He responds to nothing at all, and anyone else,
by now, would have responded. And why does
everyone go after him like this. I wonder?
Every shred of evidence shows this life to
a fault and a degree  -  the Schiffmans of
the world ought to unite. He's got a nice house
and car, and lives a vacantly normal life. I'd
have nothing not positive to say about him,
by the terms of the world. And anyway, I
won't even judge.'
Office BS again. The voices that huddle in
break-rooms and lounges. So tiresome to me.
I've heard lots of adverse comments, and its
usually as soon as someone leaves the room.
I think of it all as one of the drawbacks of
the way we live; enforced and confined into
corners, with others we don't understand.
Why do we need to put up with all this?
I'd rather drive a truck, and be alone all
day, then have to square the sorts of circles
these chummy rooms present. The farther
from the curb you put the garbage, the more
likely it is to get hit by that truck?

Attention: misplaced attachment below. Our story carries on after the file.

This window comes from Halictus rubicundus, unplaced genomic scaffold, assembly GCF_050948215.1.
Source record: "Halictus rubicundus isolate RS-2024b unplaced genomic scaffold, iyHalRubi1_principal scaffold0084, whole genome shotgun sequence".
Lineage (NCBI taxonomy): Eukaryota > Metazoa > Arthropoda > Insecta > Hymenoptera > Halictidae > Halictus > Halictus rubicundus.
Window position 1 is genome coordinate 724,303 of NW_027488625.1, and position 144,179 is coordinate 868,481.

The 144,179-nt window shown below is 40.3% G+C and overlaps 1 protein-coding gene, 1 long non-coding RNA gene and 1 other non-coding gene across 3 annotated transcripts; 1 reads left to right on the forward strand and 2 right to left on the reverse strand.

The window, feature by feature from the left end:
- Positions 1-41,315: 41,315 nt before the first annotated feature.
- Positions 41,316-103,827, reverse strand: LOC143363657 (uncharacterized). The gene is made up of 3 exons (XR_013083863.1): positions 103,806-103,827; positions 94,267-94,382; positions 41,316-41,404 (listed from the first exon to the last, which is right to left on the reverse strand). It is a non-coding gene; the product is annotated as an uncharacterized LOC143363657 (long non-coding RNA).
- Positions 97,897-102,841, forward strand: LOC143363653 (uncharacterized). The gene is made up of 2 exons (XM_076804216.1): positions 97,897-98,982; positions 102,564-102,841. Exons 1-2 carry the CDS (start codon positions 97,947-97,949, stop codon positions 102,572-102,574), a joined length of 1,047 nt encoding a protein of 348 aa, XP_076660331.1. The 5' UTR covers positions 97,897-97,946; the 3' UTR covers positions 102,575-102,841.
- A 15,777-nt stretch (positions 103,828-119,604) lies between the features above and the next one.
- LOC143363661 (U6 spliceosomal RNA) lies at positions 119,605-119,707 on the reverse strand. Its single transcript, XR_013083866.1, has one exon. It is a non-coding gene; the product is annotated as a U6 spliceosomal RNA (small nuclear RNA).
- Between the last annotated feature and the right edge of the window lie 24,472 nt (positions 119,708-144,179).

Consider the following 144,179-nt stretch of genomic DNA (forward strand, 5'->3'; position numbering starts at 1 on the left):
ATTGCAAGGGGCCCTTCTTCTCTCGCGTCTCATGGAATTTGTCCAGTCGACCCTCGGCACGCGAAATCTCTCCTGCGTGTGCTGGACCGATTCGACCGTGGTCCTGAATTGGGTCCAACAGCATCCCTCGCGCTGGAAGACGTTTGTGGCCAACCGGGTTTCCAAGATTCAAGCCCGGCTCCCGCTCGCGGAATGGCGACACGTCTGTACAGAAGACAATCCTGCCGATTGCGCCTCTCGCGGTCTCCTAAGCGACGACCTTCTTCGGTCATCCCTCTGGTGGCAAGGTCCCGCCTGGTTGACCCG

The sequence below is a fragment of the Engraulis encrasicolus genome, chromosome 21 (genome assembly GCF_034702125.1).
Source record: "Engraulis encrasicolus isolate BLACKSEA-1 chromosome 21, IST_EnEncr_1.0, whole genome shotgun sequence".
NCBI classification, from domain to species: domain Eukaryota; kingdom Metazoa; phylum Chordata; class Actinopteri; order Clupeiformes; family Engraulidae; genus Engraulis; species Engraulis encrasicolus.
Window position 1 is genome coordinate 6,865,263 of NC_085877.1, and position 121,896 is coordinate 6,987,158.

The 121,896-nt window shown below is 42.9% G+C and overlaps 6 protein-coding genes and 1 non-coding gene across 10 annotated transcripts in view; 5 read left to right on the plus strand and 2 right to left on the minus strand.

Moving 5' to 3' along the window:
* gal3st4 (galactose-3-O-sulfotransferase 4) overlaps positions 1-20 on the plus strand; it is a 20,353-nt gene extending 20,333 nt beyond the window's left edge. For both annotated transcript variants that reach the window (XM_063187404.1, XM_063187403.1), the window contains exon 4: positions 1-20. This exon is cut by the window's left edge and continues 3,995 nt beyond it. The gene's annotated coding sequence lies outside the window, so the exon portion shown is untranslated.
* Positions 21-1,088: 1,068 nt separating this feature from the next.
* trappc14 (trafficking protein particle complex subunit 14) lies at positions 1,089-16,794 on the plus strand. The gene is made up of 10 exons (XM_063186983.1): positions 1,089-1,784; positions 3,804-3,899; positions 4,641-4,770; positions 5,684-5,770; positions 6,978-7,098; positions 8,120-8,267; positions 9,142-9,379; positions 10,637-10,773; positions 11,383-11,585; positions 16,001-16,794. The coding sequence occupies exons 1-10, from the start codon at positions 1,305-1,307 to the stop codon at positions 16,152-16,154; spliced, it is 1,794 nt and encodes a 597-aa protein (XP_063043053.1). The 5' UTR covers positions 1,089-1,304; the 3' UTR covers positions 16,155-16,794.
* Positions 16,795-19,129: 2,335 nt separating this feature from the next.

Tuesday, January 24, 2023

16,006 pt.1,355

RUDMENTS, pt. 1,355
(no golden lining to what the world gives you)
Most of the people that ever came to 
visit us  -  not all, but most  -  always
found something to complain about.
The kindred spirits to us never did 
that; they just brought along their 
merry selves (and sometimes cats)
and we all got on fine. Loose and
without the restrictions that tie
people to attitudes, etc. For myself,
I was as easy as butter on toast, so
I usually made sure nothing bothered
me. They'd be going on about cold,
a crummy bed, distances, or travel;
but I never cared about any of that.
Neither did my wife; the point was
that we'd long ago learned to life with
the situation you're given; that there's
no golden lining to what the world
gives you, so take and make the best 
of the situation. It always worked.
Times when I'd just want to say, 'shut
up, and quit your whining,' I'd just
stay quiet instead.